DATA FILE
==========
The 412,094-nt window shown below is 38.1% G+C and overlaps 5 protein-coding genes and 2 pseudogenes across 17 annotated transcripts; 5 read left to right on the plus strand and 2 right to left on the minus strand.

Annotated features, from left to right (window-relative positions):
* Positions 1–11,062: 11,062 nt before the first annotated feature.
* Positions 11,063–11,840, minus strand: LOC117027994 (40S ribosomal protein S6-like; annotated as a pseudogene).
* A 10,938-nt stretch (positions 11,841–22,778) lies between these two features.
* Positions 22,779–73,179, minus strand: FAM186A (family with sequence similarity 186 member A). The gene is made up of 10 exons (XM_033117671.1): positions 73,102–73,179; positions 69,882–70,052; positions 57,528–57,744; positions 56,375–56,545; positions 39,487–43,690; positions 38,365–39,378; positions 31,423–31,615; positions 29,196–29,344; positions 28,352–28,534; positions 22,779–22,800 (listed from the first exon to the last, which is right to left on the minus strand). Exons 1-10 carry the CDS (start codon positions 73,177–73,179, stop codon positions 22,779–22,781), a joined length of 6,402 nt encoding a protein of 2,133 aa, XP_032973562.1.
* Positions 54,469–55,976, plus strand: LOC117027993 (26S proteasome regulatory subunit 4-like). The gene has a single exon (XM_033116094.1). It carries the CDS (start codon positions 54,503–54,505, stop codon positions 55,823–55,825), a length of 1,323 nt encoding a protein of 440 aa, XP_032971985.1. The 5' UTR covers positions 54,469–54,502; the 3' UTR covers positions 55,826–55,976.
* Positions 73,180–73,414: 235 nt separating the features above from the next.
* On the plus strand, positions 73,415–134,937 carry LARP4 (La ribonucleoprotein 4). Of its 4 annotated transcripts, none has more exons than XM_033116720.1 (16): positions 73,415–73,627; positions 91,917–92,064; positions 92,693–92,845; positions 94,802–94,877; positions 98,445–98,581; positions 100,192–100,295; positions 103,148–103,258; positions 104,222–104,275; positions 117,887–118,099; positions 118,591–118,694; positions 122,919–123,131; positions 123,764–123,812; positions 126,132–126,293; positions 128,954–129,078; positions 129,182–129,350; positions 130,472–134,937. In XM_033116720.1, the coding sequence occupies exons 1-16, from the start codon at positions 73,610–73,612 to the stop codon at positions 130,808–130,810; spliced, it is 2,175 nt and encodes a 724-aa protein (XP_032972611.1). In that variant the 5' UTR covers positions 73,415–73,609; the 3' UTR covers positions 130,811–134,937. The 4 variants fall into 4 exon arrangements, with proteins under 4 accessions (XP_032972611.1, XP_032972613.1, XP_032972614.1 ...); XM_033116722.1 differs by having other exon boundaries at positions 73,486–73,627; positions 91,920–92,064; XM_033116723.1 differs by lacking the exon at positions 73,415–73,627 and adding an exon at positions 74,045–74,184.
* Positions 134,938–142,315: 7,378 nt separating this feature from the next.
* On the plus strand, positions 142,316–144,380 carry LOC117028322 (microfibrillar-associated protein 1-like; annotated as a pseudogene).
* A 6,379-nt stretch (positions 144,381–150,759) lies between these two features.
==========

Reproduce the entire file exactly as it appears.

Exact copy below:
The 412,094-nt window shown below is 38.1% G+C and overlaps 5 protein-coding genes and 2 pseudogenes across 17 annotated transcripts; 5 read left to right on the plus strand and 2 right to left on the minus strand.

Annotated features, from left to right (window-relative positions):
* Positions 1–11,062: 11,062 nt before the first annotated feature.
* Positions 11,063–11,840, minus strand: LOC117027994 (40S ribosomal protein S6-like; annotated as a pseudogene).
* A 10,938-nt stretch (positions 11,841–22,778) lies between these two features.
* Positions 22,779–73,179, minus strand: FAM186A (family with sequence similarity 186 member A). The gene is made up of 10 exons (XM_033117671.1): positions 73,102–73,179; positions 69,882–70,052; positions 57,528–57,744; positions 56,375–56,545; positions 39,487–43,690; positions 38,365–39,378; positions 31,423–31,615; positions 29,196–29,344; positions 28,352–28,534; positions 22,779–22,800 (listed from the first exon to the last, which is right to left on the minus strand). Exons 1-10 carry the CDS (start codon positions 73,177–73,179, stop codon positions 22,779–22,781), a joined length of 6,402 nt encoding a protein of 2,133 aa, XP_032973562.1.
* Positions 54,469–55,976, plus strand: LOC117027993 (26S proteasome regulatory subunit 4-like). The gene has a single exon (XM_033116094.1). It carries the CDS (start codon positions 54,503–54,505, stop codon positions 55,823–55,825), a length of 1,323 nt encoding a protein of 440 aa, XP_032971985.1. The 5' UTR covers positions 54,469–54,502; the 3' UTR covers positions 55,826–55,976.
* Positions 73,180–73,414: 235 nt separating the features above from the next.
* On the plus strand, positions 73,415–134,937 carry LARP4 (La ribonucleoprotein 4). Of its 4 annotated transcripts, none has more exons than XM_033116720.1 (16): positions 73,415–73,627; positions 91,917–92,064; positions 92,693–92,845; positions 94,802–94,877; positions 98,445–98,581; positions 100,192–100,295; positions 103,148–103,258; positions 104,222–104,275; positions 117,887–118,099; positions 118,591–118,694; positions 122,919–123,131; positions 123,764–123,812; positions 126,132–126,293; positions 128,954–129,078; positions 129,182–129,350; positions 130,472–134,937. In XM_033116720.1, the coding sequence occupies exons 1-16, from the start codon at positions 73,610–73,612 to the stop codon at positions 130,808–130,810; spliced, it is 2,175 nt and encodes a 724-aa protein (XP_032972611.1). In that variant the 5' UTR covers positions 73,415–73,609; the 3' UTR covers positions 130,811–134,937. The 4 variants fall into 4 exon arrangements, with proteins under 4 accessions (XP_032972611.1, XP_032972613.1, XP_032972614.1 ...); XM_033116722.1 differs by having other exon boundaries at positions 73,486–73,627; positions 91,920–92,064; XM_033116723.1 differs by lacking the exon at positions 73,415–73,627 and adding an exon at positions 74,045–74,184.
* Positions 134,938–142,315: 7,378 nt separating this feature from the next.
* On the plus strand, positions 142,316–144,380 carry LOC117028322 (microfibrillar-associated protein 1-like; annotated as a pseudogene).
* A 6,379-nt stretch (positions 144,381–150,759) lies between these two features.